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My Lords, 14 weeks ago, I raised in the House the issue of masks. The Government’s response was to reject my case. I have repeatedly raised the issue. Meanwhile, nearly 60 countries worldwide have adopted mandatory mask wearing. During that period, we have registered the second-highest incidence worldwide of death and new cases. Indeed, today there are more cases in the UK, with a population of 67 million, than in the whole of Europe, with a population of 460 million. We are struggling in the UK against an avalanche of reported new cases—between 4,000 and 7,000 a day—and we have moved into second place worldwide for deaths per 1,000 of the population.
I am not arguing that our shocking record is down to PPE shortages, though I do argue that mask policy has been a major contributory factor. The Government’s whole approach to this pandemic has been riddled with miscalculation, misjudgment and mistake. Their errors in the case of the elderly, on PPE, on testing and in the dispersal of the elderly from hospitals to care homes—all unparalleled in medical history—have undoubtedly cost thousands of lives. Those responsible will never be forgiven—never.
Obsession with the herd, the abandonment of test and trace, reliance on Public Health England’s advice on testing and an early failure to take the big decisions have all contributed to this disaster. The sight last week, televised worldwide, of MPs lined up over a kilometre to vote in our Parliament has made us an international laughing stock. That is the background to this affair: the worst example of government incompetence in my political lifetime.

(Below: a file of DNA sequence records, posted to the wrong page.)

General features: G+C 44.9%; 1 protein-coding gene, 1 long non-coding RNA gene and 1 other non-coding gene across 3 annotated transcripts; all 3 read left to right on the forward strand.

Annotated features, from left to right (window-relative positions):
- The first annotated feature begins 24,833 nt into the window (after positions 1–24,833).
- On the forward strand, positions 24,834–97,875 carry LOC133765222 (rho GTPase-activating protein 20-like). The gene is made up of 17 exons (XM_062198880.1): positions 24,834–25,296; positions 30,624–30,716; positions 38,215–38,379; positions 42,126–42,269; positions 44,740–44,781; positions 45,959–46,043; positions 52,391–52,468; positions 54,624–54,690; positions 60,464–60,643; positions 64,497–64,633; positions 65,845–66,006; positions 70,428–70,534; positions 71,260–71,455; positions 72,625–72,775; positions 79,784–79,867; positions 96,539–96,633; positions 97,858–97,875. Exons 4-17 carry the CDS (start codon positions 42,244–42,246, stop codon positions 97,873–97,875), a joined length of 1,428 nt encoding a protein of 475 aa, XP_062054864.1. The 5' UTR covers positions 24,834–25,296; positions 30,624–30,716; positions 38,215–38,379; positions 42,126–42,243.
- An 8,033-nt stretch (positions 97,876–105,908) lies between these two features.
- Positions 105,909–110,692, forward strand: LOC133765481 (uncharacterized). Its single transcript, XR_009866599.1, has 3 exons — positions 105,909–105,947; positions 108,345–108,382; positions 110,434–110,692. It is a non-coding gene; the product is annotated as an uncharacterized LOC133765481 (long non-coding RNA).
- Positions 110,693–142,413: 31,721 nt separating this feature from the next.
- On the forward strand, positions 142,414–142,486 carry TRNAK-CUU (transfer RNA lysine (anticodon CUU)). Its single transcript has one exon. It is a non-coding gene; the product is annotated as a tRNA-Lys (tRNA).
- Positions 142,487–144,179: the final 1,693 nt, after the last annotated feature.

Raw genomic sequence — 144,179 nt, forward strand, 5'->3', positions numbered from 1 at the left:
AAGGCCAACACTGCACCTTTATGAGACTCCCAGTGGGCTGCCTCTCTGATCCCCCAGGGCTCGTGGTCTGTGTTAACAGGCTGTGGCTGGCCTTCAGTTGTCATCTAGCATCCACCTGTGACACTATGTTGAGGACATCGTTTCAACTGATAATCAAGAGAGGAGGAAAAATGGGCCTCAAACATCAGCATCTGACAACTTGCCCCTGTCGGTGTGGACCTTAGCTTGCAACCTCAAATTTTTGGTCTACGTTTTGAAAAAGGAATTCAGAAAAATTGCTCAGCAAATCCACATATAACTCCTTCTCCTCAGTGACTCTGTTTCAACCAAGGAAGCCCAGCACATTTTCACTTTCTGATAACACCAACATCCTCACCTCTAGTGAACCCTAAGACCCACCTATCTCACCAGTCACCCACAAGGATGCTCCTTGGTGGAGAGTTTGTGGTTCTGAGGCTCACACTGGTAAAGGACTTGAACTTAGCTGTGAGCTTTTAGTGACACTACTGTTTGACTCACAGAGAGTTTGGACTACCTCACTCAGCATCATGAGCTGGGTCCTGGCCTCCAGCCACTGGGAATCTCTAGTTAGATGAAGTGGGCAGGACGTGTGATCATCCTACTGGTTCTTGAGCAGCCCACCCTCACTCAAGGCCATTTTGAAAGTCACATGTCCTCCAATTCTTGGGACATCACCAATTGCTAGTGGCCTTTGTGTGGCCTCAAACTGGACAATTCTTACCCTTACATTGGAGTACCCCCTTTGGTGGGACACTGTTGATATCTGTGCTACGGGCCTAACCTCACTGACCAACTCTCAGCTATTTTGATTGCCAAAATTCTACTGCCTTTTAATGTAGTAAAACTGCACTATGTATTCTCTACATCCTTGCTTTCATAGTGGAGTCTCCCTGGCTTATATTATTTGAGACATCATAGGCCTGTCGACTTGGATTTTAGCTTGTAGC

Last week, the policy on masks was finally rescinded. It would be churlish of me, despite what I have said, not to welcome this decision, limited as it is. I understand that, for many in government, the change would have been professionally embarrassing. One would hope that comments in the Lancet of
In setting out my case, I thank Mr Philip Collett of Banbury, who has been of invaluable help in carrying out my research. First, on the evidence of transmissibility in the absence of masks, there have been innumerable case reports. In the particularly interesting Hunan bus case in China in January, more than half the people infected were more than two metres away and three were infected at 4.5 metres. People wearing masks were not infected. In a call centre in South Korea, of 1,100 people tested, nearly 100 tested positive—that incident speaks for itself. On
What has been the response of government? We now have the revised WHO guidance, which recommends mask wearing not only on public transport but in grocery stores, at work, at social and mass gatherings and in closed settings—including schools, churches and all places of religious worship. Then we have the view of the US Centers for Disease Control and Prevention, which strongly recommends the wearing of face coverings in public settings including stores and pharmacies. We have the Royal Society’s working group now strongly supporting masked protection. We also have the comments of KK Cheng, professor of public health at Birmingham University, who charges that without masks we have no defence whatever against asymptomatic superspreaders.